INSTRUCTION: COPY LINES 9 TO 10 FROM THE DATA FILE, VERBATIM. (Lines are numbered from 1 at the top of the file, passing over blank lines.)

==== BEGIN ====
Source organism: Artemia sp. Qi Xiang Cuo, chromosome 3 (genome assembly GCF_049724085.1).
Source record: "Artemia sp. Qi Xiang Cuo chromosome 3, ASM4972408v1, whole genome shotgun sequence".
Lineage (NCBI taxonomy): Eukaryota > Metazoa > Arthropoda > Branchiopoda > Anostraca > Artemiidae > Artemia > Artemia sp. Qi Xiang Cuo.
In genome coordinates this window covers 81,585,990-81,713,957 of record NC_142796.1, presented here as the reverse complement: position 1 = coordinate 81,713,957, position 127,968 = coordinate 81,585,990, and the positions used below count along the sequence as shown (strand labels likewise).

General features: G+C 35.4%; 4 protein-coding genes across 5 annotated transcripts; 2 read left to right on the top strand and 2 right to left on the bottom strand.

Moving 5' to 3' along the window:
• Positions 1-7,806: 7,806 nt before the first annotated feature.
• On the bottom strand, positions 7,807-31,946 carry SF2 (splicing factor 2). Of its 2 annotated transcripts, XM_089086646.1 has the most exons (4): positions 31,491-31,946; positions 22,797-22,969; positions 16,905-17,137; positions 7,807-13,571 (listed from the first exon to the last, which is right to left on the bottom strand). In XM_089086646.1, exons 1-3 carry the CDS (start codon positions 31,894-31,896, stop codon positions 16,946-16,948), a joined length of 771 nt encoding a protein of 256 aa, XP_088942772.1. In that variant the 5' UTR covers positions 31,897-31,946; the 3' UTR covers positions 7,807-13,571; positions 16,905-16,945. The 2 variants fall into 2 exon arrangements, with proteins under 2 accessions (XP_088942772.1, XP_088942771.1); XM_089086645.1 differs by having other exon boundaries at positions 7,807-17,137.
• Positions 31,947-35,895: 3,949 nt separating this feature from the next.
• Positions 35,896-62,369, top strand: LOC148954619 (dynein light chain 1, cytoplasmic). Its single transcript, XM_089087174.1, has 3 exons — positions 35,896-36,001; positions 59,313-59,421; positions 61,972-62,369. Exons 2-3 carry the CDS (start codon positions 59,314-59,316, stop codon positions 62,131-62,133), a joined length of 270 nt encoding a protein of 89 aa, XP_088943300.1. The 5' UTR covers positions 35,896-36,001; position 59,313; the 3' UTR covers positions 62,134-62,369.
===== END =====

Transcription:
• Positions 31,947-35,895: 3,949 nt separating this feature from the next.
• Positions 35,896-62,369, top strand: LOC148954619 (dynein light chain 1, cytoplasmic). Its single transcript, XM_089087174.1, has 3 exons — positions 35,896-36,001; positions 59,313-59,421; positions 61,972-62,369. Exons 2-3 carry the CDS (start codon positions 59,314-59,316, stop codon positions 62,131-62,133), a joined length of 270 nt encoding a protein of 89 aa, XP_088943300.1. The 5' UTR covers positions 35,896-36,001; position 59,313; the 3' UTR covers positions 62,134-62,369.